Selma Blair, the Jewish actress who has been public about with her battle with MS, appeared to present the night’s final award. Using a cane and sporting a stunning black and gold dress, she got a standing ovation from the crowd.
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WHAT ELSE YOU NEED TO KNOW TODAY
Why can’t Starbucks spell your Jewish name? A new study offers insight. (Grace Yagel)
☕ Jews with distinctively Jewish names were much more likely to use an “alternative Starbucks name” (often, an Anglicized version of a Hebrew name) when ordering a drink than those who don’t have distinctively Jewish names, according to a new study. As a Benyamin, I can totally relate. (JTA)
? The Department of Education is opening an investigation into a complaint alleging that Jewish students at the University of Vermont faced numerous instances of antisemitic harassment . It’s the latest such case opened by the department’s civil rights office on college campuses across the country. (JTA)
? A 2,000-year-old coin stolen from Israel in 2002 was put up for auction in Denver. Its value: $1 million. Authorities say there are only a few others like it in the world. Now it’s headed home after an international handoff on Monday. (Denver Post, Times of Israel)
? State Sen. Darren Bailey, the GOP candidate for governor of Illinois, spoke at a local Palestinian American Club, standing in front of a map that erased the state of Israel and labeled the entire holy land as “Palestine.” Bailey also seemed to indicate that he opposed legislation that targets those who boycott Israel. (Times of Israel)
?️? A group of students and staff at a Christian university are suing the school over its ban on hiring LGBTQ people for full time jobs. The situation has echoes of another case, now in front of the Supreme Court, with Yeshiva University refusing to allow an LGBTQ student club on campus. (AP)
? The Israeli con artist known as the Tinder Swindler was spotted, with bodyguards, at the Western Wall for pre-High Holiday selichot, prayers asking for forgiveness. (Israel Hayom)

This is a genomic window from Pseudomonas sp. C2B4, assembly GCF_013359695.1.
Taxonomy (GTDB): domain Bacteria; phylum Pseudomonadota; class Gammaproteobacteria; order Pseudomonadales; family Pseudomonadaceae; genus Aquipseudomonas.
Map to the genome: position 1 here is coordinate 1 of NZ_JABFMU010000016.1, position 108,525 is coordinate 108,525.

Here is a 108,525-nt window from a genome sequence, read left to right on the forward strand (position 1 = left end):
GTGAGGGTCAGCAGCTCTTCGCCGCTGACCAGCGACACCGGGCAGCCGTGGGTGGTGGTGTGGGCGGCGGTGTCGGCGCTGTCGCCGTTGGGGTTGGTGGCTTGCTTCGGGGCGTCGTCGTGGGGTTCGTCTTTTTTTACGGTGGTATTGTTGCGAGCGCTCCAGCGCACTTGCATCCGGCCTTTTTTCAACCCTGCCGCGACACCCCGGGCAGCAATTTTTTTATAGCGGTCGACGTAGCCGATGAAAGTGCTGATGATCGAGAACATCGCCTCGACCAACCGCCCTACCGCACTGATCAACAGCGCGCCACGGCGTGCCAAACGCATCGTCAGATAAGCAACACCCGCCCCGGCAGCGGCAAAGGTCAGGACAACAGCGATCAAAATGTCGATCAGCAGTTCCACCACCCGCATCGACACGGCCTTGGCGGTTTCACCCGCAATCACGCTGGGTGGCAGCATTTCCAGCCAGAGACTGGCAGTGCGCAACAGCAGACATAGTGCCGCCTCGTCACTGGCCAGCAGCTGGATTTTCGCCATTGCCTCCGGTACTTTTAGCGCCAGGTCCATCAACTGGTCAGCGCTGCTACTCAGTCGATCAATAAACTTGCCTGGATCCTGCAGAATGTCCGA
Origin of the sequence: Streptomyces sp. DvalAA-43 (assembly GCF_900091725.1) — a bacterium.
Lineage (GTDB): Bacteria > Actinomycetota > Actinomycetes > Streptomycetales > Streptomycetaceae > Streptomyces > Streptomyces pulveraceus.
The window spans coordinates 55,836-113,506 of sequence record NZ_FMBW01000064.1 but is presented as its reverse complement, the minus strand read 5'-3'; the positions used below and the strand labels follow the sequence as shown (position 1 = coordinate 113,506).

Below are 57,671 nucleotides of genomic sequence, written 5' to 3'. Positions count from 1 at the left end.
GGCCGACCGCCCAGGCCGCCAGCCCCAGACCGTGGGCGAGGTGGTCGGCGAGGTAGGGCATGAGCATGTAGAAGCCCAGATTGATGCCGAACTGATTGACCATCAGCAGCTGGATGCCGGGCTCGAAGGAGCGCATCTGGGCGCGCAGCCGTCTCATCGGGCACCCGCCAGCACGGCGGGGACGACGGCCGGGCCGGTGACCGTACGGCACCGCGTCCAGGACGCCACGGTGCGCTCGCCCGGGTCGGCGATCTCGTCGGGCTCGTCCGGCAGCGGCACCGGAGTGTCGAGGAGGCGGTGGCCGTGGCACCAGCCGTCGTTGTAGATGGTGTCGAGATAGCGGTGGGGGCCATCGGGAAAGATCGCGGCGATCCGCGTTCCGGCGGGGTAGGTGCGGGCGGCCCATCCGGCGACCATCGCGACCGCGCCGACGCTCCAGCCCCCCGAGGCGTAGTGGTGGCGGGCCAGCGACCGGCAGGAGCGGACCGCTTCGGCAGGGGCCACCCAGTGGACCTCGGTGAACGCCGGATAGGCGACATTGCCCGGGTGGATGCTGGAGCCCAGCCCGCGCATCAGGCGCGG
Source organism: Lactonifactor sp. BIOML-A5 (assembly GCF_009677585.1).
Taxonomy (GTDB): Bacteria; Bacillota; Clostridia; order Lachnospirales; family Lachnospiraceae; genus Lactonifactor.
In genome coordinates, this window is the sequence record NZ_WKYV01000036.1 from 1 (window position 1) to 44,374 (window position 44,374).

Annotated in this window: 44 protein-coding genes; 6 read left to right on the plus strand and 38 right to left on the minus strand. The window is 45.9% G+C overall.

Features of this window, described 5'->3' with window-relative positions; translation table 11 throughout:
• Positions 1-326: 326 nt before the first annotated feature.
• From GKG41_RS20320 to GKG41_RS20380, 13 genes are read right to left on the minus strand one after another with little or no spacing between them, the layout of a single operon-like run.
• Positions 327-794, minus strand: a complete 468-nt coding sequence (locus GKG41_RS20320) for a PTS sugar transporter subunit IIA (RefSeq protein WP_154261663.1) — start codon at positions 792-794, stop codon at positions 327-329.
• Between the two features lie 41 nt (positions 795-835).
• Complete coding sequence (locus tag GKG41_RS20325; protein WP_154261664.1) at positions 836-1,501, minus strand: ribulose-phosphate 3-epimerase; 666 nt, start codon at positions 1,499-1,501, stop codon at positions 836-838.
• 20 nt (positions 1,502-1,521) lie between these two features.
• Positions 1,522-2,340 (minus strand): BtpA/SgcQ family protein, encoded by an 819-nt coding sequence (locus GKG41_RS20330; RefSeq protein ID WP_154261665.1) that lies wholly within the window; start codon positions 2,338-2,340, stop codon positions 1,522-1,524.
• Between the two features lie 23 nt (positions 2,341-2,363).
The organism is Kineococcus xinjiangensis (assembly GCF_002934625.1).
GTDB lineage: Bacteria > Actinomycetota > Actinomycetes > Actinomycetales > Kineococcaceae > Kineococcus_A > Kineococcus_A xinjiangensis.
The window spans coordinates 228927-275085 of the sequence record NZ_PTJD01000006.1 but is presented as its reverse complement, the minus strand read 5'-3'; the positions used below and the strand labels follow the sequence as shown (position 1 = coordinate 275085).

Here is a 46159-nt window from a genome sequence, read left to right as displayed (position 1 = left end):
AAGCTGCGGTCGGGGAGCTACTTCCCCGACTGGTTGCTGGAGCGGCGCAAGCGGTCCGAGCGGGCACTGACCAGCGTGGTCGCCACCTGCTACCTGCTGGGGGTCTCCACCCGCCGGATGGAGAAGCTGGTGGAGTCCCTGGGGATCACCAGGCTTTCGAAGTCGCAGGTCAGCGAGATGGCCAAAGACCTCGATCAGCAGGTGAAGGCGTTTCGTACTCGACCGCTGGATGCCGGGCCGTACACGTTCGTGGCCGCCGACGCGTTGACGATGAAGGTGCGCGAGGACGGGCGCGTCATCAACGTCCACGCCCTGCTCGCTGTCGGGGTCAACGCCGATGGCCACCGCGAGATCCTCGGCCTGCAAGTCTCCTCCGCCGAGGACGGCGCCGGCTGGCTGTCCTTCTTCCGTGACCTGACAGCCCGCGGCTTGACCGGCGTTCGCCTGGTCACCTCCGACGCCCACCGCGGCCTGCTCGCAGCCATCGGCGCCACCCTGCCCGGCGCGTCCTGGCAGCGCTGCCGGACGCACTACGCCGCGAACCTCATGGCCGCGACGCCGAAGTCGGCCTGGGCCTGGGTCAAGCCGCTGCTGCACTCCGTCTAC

Shiva call ➤ Photographer William Klein has died, at 96, during the final days of a major retrospective show in New York, which we wrote about here.
What else we’re reading ➤ British Jewish lawmaker mourns Queen Elizabeth’s death with parliament speech — and a Kabbalah lesson … How a small town in Wisconsin became home to four Dharmic houses of worship … Russian and Ukrainian children who have arrived in Israel since the start of the war are bonding in therapy workshops.
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On this day in history (1993): In a famous gesture of hope for a peaceful future, Israeli Prime Minister Yitzhak Rabin and PLO Chairman Yasser Arafat shook hands with Bill Clinton — and each other — at the signing of the Oslo Accords. The peace efforts won Rabin and Arafat the Nobel Peace Prize, along with Israeli statesman Shimon Peres, but the promises of the agreement have not come to fruition, thwarted in part by Rabin’s assassination in 1995.
Last year on this day, we reported on Larry David not having a great time at New York Fashion Week.
In honor of National Bald is Beautiful Day (oh, hey again, Larry David!), discover the secret trick bald Jews use to keep a kippah on their head.
New York’s hottest new restaurant, Laser Wolf, is named after the butcher from “Fiddler on the Roof.” It is the latest eatery from Israeli Chef Michael Solomonov of Philadelphia’s award-winning Zahav restaurant. In the video above, watch executive chef Andrew Henshaw and his team use Marabu charcoal to impart a smokey flavor into brisket kebabs, babaganoush, whole branzino and more.
Play today’s Vertl puzzle, the Yiddish Wordle
Thanks to PJ Grisar, Louis Keene, Jacob Kornbluh, Sarah Nachimson and Talya Zax for contributing to today’s newsletter. You can reach the “Forwarding” team at [email protected].